For hurricane baby, home was a pickup in a Walmart parking lot

Some stories define us more than others. The stories we embrace as uniquely America are obvious. Less so are the ones we’d rather not consider as readily. And then there are the ones that are a little bit of both.

Today’s Associated Press dispatch on life after Hurricane Michael is one such story.

William Capps, his wife Lorraine Smith and their newborn son, Luke, live in the back of a pickup truck in a Walmart parking lot, the AP reports.

“It really upset me, man, because I’ve always been the type of person who would help anyone,” Capps said in an interview with The Associated Press, which found the family outside the store Monday night.

They had the baby during the storm. Hospitals were inundated with hurricane victims. They were discharged and had nowhere to go.

The ended up at the closed Walmart.

Then the cops showed up shortly after the AP photographer did:

Police officers who showed up after the AP photographer realized the couple’s plight and escorted them back to Gulf Coast Regional, where workers checked out Luke but couldn’t provide a bed for the night, frustrating Capps.

Fearful of safety and sanitation problems at a shelter suggested by workers from the Federal Emergency Management Agency, the family returned to the Walmart lot.

There, they met a security guard who helped secure them a hotel room in nearby Panama City Beach with air conditioning, water and power Tuesday night. Capps doesn’t know how long the aid will last, but he intends to repay the donation.

Pulled back from the brink after doubting the kindness of humanity on that night in the parking lot, Capps still has little money and no permanent home. But things are looking up because of the kindness of strangers.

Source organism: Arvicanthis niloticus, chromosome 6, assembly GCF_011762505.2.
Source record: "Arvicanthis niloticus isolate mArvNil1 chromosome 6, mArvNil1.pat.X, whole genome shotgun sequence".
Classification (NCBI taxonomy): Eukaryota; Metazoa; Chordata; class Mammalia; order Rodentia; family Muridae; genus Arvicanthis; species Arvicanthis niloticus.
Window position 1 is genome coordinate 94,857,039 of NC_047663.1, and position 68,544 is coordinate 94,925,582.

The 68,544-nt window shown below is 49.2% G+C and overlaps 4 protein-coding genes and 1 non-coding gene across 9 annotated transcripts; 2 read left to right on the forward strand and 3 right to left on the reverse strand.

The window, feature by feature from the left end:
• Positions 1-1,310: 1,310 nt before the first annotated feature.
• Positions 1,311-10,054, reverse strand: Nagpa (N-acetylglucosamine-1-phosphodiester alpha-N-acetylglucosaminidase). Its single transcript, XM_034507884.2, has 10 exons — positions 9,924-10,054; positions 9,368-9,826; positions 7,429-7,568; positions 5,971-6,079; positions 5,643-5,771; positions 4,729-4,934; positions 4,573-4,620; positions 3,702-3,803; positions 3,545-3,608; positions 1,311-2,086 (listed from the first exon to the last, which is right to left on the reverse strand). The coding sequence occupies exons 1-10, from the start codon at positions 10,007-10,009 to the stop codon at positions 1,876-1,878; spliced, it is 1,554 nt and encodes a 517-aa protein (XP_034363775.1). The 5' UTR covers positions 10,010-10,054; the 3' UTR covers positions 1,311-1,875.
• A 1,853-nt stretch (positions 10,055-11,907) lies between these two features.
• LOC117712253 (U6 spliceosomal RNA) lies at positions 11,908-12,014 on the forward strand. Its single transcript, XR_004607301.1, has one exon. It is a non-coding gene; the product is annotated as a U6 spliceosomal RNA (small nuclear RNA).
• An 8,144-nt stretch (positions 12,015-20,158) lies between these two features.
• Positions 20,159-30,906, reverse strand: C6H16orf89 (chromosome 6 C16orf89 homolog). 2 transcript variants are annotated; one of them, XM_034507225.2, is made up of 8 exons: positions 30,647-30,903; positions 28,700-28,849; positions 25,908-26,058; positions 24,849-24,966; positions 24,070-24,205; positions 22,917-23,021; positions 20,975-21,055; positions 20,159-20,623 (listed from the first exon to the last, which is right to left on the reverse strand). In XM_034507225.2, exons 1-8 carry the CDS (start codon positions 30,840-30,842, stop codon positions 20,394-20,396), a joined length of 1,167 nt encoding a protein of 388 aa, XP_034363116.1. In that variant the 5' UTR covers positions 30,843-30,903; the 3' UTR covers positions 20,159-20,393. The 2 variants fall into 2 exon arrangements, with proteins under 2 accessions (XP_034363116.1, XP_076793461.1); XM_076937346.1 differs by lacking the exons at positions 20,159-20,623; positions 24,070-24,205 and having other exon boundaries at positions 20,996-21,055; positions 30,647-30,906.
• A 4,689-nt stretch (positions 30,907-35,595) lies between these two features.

“These people have been a godsend, because otherwise we’d be back in the parking lot tonight,” he said.

  • Gary F

    A friend of mine who lives in Fort Walton says EVERY hotel/motel, shelter, hospital and nursing home is full for HUNDREDS of miles. And they will be full for a long time.

  • AL287

    I can definitely identify with the homeless after Hurricane Michael.

    My brother and his wife lived on the Gulf Coast of Mississippi when Katrina hit. They sheltered at their usual hotel as they had since moving to the coast. They watched as the 20 ft. storm surge went over the roof of their house which was a little less than 2 miles from the beachfront.

    There was the same lack of cell and landline communication and after a week of not knowing, their oldest daughter became desperate to find out the fate of her parents and set out from Baton Rouge to find them despite the warnings from state and federal officials.

    Just as she was about to leave, a volunteer with a satellite phone allowed every one of the evacuees at the hotel to call their families and let them know they were safe.

    A WalMart parking lot is certainly no place for parents with a newborn.

    God bless the security guard a thousand times over for finding the young couple shelter.

    That alone is a miracle in itself when you consider the catastrophic damage from Michael.